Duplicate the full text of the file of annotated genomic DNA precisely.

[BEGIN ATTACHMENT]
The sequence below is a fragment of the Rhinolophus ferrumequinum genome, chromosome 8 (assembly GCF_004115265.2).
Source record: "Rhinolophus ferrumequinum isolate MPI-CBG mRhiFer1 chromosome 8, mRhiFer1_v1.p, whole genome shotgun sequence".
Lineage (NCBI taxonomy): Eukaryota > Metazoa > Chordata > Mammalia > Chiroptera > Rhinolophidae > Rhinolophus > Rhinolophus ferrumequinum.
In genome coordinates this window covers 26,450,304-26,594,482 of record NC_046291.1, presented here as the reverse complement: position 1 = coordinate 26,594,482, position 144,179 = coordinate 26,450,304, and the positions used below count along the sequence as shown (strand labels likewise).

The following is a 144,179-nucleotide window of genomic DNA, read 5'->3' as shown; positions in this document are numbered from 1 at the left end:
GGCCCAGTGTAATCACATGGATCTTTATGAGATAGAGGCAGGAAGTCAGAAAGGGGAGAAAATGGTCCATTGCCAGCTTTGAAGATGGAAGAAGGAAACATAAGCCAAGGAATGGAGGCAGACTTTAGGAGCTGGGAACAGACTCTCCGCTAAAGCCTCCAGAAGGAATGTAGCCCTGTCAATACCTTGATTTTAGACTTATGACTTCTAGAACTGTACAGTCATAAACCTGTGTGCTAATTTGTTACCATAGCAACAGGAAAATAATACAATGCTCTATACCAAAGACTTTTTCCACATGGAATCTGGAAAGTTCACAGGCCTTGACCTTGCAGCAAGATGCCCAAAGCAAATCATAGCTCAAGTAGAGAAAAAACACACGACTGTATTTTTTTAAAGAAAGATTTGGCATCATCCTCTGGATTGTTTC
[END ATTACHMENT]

The sequence below is a fragment of the Rhinolophus ferrumequinum genome, chromosome 8 (assembly GCF_004115265.2).
Source record: "Rhinolophus ferrumequinum isolate MPI-CBG mRhiFer1 chromosome 8, mRhiFer1_v1.p, whole genome shotgun sequence".
Lineage (NCBI taxonomy): Eukaryota > Metazoa > Chordata > Mammalia > Chiroptera > Rhinolophidae > Rhinolophus > Rhinolophus ferrumequinum.
In genome coordinates this window covers 26,450,304-26,594,482 of record NC_046291.1, presented here as the reverse complement: position 1 = coordinate 26,594,482, position 144,179 = coordinate 26,450,304, and the positions used below count along the sequence as shown (strand labels likewise).

The following is a 144,179-nucleotide window of genomic DNA, read 5'->3' as shown; positions in this document are numbered from 1 at the left end:
GGCCCAGTGTAATCACATGGATCTTTATGAGATAGAGGCAGGAAGTCAGAAAGGGGAGAAAATGGTCCATTGCCAGCTTTGAAGATGGAAGAAGGAAACATAAGCCAAGGAATGGAGGCAGACTTTAGGAGCTGGGAACAGACTCTCCGCTAAAGCCTCCAGAAGGAATGTAGCCCTGTCAATACCTTGATTTTAGACTTATGACTTCTAGAACTGTACAGTCATAAACCTGTGTGCTAATTTGTTACCATAGCAACAGGAAAATAATACAATGCTCTATACCAAAGACTTTTTCCACATGGAATCTGGAAAGTTCACAGGCCTTGACCTTGCAGCAAGATGCCCAAAGCAAATCATAGCTCAAGTAGAGAAAAAACACACGACTGTATTTTTTTAAAGAAAGATTTGGCATCATCCTCTGGATTGTTTC